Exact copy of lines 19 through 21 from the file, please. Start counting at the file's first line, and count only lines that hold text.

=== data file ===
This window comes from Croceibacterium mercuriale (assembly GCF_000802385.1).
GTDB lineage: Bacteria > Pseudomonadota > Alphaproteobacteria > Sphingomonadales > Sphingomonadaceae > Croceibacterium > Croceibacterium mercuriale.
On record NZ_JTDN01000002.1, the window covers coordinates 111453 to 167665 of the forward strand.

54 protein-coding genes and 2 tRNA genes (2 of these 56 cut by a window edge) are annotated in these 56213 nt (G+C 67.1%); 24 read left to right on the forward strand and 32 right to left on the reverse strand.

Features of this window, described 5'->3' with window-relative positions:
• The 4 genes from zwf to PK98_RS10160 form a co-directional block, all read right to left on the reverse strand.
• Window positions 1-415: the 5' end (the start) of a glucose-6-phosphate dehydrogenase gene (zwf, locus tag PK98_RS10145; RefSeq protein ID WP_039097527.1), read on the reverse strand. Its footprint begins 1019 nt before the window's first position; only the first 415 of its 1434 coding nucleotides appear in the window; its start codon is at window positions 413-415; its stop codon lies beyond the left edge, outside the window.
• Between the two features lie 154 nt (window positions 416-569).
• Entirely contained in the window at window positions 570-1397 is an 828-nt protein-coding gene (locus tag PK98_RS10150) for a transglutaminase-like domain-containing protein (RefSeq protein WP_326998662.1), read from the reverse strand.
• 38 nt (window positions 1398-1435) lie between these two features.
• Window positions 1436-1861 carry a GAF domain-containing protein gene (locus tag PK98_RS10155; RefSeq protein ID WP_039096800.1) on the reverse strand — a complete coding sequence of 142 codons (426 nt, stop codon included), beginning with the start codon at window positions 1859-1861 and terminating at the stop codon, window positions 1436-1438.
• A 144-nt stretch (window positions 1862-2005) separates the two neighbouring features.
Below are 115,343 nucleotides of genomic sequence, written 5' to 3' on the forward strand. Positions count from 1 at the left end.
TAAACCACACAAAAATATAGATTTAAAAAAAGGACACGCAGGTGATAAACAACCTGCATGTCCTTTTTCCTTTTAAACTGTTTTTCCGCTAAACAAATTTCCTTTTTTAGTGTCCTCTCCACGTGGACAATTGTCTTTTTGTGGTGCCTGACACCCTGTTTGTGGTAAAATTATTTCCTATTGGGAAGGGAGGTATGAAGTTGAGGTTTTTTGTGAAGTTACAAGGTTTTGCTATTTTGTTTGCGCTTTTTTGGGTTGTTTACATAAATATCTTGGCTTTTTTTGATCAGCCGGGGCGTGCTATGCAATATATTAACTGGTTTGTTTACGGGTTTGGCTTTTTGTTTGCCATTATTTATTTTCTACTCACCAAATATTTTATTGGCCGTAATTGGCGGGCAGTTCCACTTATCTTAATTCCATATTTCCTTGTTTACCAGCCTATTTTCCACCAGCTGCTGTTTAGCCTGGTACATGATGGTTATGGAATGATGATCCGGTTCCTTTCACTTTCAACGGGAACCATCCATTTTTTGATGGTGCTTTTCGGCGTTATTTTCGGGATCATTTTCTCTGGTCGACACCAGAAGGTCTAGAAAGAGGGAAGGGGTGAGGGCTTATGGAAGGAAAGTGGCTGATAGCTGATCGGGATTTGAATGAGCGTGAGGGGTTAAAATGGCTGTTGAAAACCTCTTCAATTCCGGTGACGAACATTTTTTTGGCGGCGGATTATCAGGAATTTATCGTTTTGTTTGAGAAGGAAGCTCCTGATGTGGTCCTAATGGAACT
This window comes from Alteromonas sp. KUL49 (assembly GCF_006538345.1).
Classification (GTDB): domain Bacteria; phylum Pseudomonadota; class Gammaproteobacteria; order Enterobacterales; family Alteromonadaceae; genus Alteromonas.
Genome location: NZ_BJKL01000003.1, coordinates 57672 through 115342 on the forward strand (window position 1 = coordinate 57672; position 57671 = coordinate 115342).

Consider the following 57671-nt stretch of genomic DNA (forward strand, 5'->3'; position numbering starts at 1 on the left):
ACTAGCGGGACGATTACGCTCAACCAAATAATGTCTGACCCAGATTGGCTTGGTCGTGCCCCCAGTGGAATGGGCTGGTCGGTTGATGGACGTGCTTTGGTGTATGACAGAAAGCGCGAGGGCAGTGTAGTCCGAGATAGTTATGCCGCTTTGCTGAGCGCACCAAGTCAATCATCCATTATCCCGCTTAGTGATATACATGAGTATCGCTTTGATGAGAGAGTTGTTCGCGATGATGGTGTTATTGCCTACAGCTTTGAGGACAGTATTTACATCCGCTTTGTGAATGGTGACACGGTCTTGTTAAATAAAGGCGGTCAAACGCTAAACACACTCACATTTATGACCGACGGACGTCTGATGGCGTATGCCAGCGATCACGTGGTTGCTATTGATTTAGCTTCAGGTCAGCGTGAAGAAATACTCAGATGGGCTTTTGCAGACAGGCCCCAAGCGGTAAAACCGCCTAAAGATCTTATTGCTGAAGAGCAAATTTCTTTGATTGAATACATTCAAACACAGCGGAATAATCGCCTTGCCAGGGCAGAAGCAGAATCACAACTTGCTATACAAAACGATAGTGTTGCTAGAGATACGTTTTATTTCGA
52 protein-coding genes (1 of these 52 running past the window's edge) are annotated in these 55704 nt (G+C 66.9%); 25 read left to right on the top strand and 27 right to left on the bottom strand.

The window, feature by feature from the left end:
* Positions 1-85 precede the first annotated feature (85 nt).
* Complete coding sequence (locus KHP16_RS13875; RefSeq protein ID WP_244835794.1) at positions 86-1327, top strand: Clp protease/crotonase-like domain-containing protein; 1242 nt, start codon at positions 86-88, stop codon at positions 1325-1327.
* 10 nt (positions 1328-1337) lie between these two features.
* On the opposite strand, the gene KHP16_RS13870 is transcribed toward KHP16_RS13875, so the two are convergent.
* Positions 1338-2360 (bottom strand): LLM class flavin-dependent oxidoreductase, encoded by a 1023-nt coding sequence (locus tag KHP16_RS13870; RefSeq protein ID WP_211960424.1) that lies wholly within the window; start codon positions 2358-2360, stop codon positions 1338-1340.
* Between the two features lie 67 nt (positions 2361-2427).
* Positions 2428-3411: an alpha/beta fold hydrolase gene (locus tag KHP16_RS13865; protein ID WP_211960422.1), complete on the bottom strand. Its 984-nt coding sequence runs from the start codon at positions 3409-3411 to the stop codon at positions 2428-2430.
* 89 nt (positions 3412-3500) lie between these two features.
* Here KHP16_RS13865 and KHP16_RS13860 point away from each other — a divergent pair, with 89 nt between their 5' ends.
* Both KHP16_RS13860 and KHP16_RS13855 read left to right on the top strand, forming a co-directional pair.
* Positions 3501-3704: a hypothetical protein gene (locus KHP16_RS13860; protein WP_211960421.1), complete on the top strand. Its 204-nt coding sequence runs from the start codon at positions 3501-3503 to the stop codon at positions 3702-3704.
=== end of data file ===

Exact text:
ACTAGCGGGACGATTACGCTCAACCAAATAATGTCTGACCCAGATTGGCTTGGTCGTGCCCCCAGTGGAATGGGCTGGTCGGTTGATGGACGTGCTTTGGTGTATGACAGAAAGCGCGAGGGCAGTGTAGTCCGAGATAGTTATGCCGCTTTGCTGAGCGCACCAAGTCAATCATCCATTATCCCGCTTAGTGATATACATGAGTATCGCTTTGATGAGAGAGTTGTTCGCGATGATGGTGTTATTGCCTACAGCTTTGAGGACAGTATTTACATCCGCTTTGTGAATGGTGACACGGTCTTGTTAAATAAAGGCGGTCAAACGCTAAACACACTCACATTTATGACCGACGGACGTCTGATGGCGTATGCCAGCGATCACGTGGTTGCTATTGATTTAGCTTCAGGTCAGCGTGAAGAAATACTCAGATGGGCTTTTGCAGACAGGCCCCAAGCGGTAAAACCGCCTAAAGATCTTATTGCTGAAGAGCAAATTTCTTTGATTGAATACATTCAAACACAGCGGAATAATCGCCTTGCCAGGGCAGAAGCAGAATCACAACTTGCTATACAAAACGATAGTGTTGCTAGAGATACGTTTTATTTCGA
52 protein-coding genes (1 of these 52 running past the window's edge) are annotated in these 55704 nt (G+C 66.9%); 25 read left to right on the top strand and 27 right to left on the bottom strand.

The window, feature by feature from the left end: